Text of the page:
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What Are the Best Tips for C Socket Programming?

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  • Written By: Alex Newth
  • Edited By: Angela B.
  • Last Modified Date: 06 September 2016
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C socket programming concerns building virtual sockets on a computer and, while starting out with this type of programming may be difficult, there are tips to improve a programmer’s efficiency. Each line of coding in C socket programming should have a certain character to open and close the line, and another character should be used to catch errors. Most computers innately come with 1,024 sockets or less, so the programmer should make new sockets above this number. When a socket is in use, it will transfer data and, if the programmer wants to see what is being transferred, then he or she can use a tag to add this function. To ensure that the ports are listening, the programmer should use coding to check for responsiveness.

There are often many lines of coding required to make a socket in C socket programming, and each line should start with “{“ and end with “}”. This is not required but, if this is not done, the socket may confuse two or more lines as one line, which may cause conflicts. To check for errors, the programmer can add “(“ and “)” to the beginning and end of a coding section, and the socket will search for errors when executed.

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While C socket programming is about making sockets, most computers already come with a sizeable number of sockets. The number of sockets is usually 1,024 on the high end, but some computers may have less. Regardless of what system the programmer is using, he or she should number new sockets starting at 1,025 or higher. Not only does this keep the programmer’s sockets from conflicting with native sockets but, when they connect to another computer, there will be no conflicts there either.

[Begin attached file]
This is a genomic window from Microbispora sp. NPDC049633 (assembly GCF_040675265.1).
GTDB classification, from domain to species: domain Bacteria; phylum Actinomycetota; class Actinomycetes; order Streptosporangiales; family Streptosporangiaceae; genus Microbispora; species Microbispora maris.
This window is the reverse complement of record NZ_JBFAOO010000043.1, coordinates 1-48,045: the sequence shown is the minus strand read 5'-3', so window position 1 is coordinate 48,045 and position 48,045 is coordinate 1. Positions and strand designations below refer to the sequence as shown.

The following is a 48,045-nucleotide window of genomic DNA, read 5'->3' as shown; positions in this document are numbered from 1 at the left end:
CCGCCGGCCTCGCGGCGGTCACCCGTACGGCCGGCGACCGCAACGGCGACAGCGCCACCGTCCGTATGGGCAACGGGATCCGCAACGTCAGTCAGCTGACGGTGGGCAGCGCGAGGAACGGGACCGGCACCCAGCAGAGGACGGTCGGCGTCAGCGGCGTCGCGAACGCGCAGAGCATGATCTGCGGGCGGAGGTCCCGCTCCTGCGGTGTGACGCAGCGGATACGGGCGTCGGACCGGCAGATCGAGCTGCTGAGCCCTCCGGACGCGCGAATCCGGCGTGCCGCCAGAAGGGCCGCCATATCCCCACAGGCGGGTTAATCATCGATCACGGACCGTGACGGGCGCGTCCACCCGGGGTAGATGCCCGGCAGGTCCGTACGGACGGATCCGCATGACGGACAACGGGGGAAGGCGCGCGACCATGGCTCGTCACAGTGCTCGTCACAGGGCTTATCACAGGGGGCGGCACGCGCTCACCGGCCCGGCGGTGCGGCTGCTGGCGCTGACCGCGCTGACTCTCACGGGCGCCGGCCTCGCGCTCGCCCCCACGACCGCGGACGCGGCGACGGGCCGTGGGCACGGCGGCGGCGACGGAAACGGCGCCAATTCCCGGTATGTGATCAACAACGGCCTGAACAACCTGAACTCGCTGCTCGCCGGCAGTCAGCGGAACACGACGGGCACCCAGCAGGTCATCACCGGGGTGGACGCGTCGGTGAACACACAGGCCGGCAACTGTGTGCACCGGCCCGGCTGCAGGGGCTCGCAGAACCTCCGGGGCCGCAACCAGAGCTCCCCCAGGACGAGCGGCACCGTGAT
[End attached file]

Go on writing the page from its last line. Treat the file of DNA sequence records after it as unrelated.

Sockets are used to transfer data and, while this usually is harmless, people using the sockets may transfer sensitive or malicious files. To check on the sockets in C socket programming, the programmer can add the “tcpdump” tag to his coding. This will make a brief report that shows every file moved through the sockets.

After building a new socket, the programmer should ensure that the port — where the socket connects — is listening. If it is not, then files will not transfer via the socket connection. To check, the programmer should add a “netstat” or “nmap” tag. If a zero is returned, then the port is not listening; if a one is returned, then it is.

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